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Five Questions for Paul W. Bennett, author of Turning Points

Five Questions for Paul W. Bennett, author of Turning Points

Author photo Paul W Bennett  

What inspired you to write the book?

Seeking to know everything about where I live comes instinctively, as does a marked tendency to absorb its local history, politics, and culture. Writing Canadian history textbooks in the mid-1980s and teaching high school history for four decades deepened my understanding of Nova Scotia's shifting status in the emerging Canadian state. Wherever I've lived in Canada, it's been like an immersion course for me. History and historical consciousness inform my thinking on so many issues and that's why I find poking around in Nova Scotia's past so fascinating.

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"Savory and Sentimental"

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Lindy Mechefske joins CTV News Ottawa's Leanne Cusak to talk about Ontario's fascinating history of food and cooking. 

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They also take a look at some of the historical snippets and recipes inside Lindy's book, Out of Old Ontario Kitchens.

Click here to watch on CTV

Nova Scotia author Vernon Oickle leaves little to be lost in translation

Vernon and Bluenosers

Give a gander to Vernon Oickle's new book and you'll see it's pritnear all you need to understand Nova Scotia's vernacular and it ain't half bad.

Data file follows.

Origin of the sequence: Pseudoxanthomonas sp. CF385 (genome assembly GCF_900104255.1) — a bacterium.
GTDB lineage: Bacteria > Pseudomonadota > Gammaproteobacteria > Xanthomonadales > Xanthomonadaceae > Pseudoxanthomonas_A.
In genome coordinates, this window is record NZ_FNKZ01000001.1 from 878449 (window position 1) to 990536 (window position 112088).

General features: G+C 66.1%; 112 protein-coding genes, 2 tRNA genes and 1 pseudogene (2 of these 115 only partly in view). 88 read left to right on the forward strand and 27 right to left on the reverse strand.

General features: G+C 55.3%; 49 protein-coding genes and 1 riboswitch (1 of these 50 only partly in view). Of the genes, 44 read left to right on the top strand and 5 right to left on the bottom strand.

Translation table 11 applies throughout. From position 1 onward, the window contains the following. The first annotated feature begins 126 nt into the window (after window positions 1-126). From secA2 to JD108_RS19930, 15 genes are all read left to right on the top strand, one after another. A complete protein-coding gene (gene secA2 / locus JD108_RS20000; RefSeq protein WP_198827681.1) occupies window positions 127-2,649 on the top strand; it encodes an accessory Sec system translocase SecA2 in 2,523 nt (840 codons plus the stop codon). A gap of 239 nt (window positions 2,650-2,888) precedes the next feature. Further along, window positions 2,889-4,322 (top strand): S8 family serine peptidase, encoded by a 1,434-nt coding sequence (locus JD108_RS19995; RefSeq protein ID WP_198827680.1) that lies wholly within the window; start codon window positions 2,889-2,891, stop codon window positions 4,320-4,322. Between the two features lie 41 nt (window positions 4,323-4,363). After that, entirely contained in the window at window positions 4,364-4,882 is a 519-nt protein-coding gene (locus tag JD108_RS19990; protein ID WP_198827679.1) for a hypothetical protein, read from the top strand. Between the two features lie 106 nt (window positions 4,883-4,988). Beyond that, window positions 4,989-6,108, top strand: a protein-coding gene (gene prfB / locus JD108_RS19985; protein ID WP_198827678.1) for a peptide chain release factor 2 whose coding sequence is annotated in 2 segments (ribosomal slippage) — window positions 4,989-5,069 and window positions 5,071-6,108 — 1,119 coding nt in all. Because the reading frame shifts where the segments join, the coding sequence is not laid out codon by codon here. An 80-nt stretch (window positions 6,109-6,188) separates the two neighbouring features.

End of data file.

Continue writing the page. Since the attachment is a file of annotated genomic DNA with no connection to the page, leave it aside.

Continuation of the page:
In his book, Bluenoser's Book of Slang: How To Talk Nova Scotian, the Liverpool author informs his readers that rappie pie is a meat or chicken casserole that goes well with molasses, and that "can't get blood from a turnip" refers to getting money from someone who's flat-out broke.

These would be some of the book's... shall we say... less colourful expressions.

"I think it reflects how the culture evolved over time and when you have a place like Nova Scotia that is a melting pot of different cultures communicating together over the last 200 years, the way we speak is a reflection of that," said Oickle. "It reflects who we are, it captures our past."

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Lindy Mechefske brings Out of Old Ontario Kitchen's to Rogers TV

OOO Ontario Kitchens on ROgers TV

Lindy Mechefske recently appeared on Rogers TV Daytime with Dylan Black. She talks about her book Out of Old Ontario Kitchen's and brings along some dishes and drinks and some interesting, old school, cooking tools.

Click here to watch the episode on YouTube

On the Chronical Herald's Book Shelf

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THE BOOK SHELF: This book of Bluenose slang is right nice

Allison Lawlor- The Chronical Herald, Published: Oct 12, 2018

Nova Scotia, like every region in the world, has its own distinct linguistic shorthand. These words and phrases become meaningful over time and help to not only inform the people who speak them about themselves but bind them together.

"Nova Scotia is blessed with a rich language. It is littered with words and expressions that vary from county to county, and from fishing community to farm town," Oickle writes in his book's introduction.

Whether it's someone on the South Shore asking, "Are you comin' with?" or a Cape Bretoner declaring "Right some good, you," Oickle's book, which is organized like a dictionary with words and meanings grouped in alphabetical order, is filled with expressions that might leave you wondering what you've just read.

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